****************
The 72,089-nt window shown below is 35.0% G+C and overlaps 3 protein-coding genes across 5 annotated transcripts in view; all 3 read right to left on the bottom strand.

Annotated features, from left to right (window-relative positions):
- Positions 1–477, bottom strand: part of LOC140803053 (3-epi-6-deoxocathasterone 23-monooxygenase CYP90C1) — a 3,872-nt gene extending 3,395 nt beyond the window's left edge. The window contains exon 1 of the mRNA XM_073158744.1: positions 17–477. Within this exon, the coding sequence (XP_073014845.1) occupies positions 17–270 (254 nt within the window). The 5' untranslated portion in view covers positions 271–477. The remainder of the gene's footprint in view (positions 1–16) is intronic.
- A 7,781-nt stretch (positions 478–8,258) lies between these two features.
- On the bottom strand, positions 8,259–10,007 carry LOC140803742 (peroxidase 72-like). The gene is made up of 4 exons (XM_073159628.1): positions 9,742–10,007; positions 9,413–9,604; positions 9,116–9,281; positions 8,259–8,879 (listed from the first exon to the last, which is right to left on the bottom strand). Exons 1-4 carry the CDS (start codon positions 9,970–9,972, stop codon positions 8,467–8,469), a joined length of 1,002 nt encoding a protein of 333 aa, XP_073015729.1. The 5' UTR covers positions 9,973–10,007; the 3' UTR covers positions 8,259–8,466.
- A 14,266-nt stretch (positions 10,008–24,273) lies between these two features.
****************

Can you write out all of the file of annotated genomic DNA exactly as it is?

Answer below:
The 72,089-nt window shown below is 35.0% G+C and overlaps 3 protein-coding genes across 5 annotated transcripts in view; all 3 read right to left on the bottom strand.

Annotated features, from left to right (window-relative positions):
- Positions 1–477, bottom strand: part of LOC140803053 (3-epi-6-deoxocathasterone 23-monooxygenase CYP90C1) — a 3,872-nt gene extending 3,395 nt beyond the window's left edge. The window contains exon 1 of the mRNA XM_073158744.1: positions 17–477. Within this exon, the coding sequence (XP_073014845.1) occupies positions 17–270 (254 nt within the window). The 5' untranslated portion in view covers positions 271–477. The remainder of the gene's footprint in view (positions 1–16) is intronic.
- A 7,781-nt stretch (positions 478–8,258) lies between these two features.
- On the bottom strand, positions 8,259–10,007 carry LOC140803742 (peroxidase 72-like). The gene is made up of 4 exons (XM_073159628.1): positions 9,742–10,007; positions 9,413–9,604; positions 9,116–9,281; positions 8,259–8,879 (listed from the first exon to the last, which is right to left on the bottom strand). Exons 1-4 carry the CDS (start codon positions 9,970–9,972, stop codon positions 8,467–8,469), a joined length of 1,002 nt encoding a protein of 333 aa, XP_073015729.1. The 5' UTR covers positions 9,973–10,007; the 3' UTR covers positions 8,259–8,466.
- A 14,266-nt stretch (positions 10,008–24,273) lies between these two features.